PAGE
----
Snakebites and Terabytes: How a Duke Data Scientist is Helping Brazil Get Antivenom Where It’s Needed
The attack came swiftly, as if from nowhere. The man had been working outside his house, in a small community along one of the many rivers that twist through the Amazon forest in northwestern Brazil. He was barefoot, feeling no unease. And then — a rustle in the brush, a flash of slick brown skin and a jolt of pain in his left foot.
It was over in seconds. But the man’s ordeal was just beginning.
Having spent his life fishing and farming in the Amazon, home to as many as 17 different kinds of venomous snakes, the man understood the perils of the forest. He had been bitten before. Eight times, in fact. The worst, in 2003, cost him part of his right leg and put him in a hospital for a month.
The man’s best hope for avoiding another disabling injury was antivenom, a time-dependent medication that can halt, but not reverse, the effect of a snake’s venom. Every minute that passes without treatment increases the likelihood of permanent tissue damage, organ failure, or death. He needed to get to a hospital — fast.
But the Amazon is not built for speed. Few roads extend beyond Manaus, the region’s largest city and site of one of its few hospitals equipped with antivenom. The man’s village was more than 180 miles away. He would need to travel an hour by canoe to reach the nearest road, then catch a bus to Careiro de Varzea, a smaller city across the river from Manaus. From there, he’d take another boat and meet his son-in-law, who would drive him to the hospital.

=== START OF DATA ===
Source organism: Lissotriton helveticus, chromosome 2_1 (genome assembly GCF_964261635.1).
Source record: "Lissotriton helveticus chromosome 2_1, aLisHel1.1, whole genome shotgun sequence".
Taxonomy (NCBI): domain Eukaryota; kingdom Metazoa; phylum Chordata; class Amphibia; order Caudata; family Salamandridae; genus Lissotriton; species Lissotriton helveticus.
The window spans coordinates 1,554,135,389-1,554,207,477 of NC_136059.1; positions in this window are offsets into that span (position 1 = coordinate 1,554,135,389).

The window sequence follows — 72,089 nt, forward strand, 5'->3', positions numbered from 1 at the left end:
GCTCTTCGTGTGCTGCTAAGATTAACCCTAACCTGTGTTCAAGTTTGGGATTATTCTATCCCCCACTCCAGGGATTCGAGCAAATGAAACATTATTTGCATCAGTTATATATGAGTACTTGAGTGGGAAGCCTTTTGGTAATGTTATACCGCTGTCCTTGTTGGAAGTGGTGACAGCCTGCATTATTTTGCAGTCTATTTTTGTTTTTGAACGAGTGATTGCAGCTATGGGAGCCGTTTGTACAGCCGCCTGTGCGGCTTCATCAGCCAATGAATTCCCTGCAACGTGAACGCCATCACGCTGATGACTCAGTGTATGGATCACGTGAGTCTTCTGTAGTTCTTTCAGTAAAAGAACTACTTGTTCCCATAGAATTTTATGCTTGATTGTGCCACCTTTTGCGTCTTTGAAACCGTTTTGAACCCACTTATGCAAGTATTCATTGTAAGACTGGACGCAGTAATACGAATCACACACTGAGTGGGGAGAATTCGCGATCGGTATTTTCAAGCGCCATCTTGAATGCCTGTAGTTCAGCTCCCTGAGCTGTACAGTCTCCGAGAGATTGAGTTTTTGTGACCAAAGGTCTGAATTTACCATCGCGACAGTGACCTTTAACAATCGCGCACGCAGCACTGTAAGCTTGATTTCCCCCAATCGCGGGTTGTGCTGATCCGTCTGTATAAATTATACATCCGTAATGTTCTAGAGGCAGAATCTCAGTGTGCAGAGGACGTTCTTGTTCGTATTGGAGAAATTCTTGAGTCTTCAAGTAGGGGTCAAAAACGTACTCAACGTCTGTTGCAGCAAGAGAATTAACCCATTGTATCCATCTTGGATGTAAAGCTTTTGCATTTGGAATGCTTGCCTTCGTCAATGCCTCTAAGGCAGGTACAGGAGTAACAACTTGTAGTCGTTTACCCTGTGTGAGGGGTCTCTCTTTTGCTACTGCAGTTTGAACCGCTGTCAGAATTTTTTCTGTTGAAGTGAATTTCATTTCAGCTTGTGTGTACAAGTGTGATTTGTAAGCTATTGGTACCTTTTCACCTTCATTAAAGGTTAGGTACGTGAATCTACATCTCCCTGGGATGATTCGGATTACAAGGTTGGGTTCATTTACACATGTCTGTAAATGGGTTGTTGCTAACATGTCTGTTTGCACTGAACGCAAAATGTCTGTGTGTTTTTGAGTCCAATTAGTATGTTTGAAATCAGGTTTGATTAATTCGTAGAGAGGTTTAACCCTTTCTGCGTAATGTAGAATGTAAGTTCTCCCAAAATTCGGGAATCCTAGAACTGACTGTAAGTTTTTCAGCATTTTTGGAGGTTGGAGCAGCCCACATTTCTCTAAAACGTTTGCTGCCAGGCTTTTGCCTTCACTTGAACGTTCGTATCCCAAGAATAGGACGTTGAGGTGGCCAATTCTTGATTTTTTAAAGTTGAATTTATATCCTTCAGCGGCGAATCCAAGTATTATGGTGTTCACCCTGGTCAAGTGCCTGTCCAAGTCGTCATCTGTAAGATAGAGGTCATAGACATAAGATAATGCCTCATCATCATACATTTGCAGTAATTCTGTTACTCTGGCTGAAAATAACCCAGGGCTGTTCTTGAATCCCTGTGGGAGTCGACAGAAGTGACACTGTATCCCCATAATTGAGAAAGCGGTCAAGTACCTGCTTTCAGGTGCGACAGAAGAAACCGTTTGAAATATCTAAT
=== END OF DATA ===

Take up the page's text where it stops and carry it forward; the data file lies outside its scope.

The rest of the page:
After eight agonizing hours, the man finally arrived at the hospital. Doctors administered antivenom and performed surgery. They managed to save his foot, but he had already lost substantial muscle and tissue, and he was left with a permanent injury. The venom had too much time to do its harm.
While the man was lucky to escape with his life, his frantic race to seek treatment is an all-too-common scenario for people living in the world’s most remote regions, surrounded by environmental dangers but cut off from emergency medical care.
For João Ricardo Nickenig Vissoci, PhD, a Duke assistant professor of surgery and global health who studies such incidents, what makes these stories even more devastating is that they shouldn’t happen at all — particularly not in Brazil, where antivenom is ample and free to patients through its national health care system.
There is just one problem, Vissoci says: It’s in the wrong place.
Working the Problem
Vissoci, who grew up in Maringá, a city in Brazil’s southernmost corner, is no snake expert. And despite his position in the School of Medicine’s emergency medicine division, he’s not a clinician, either.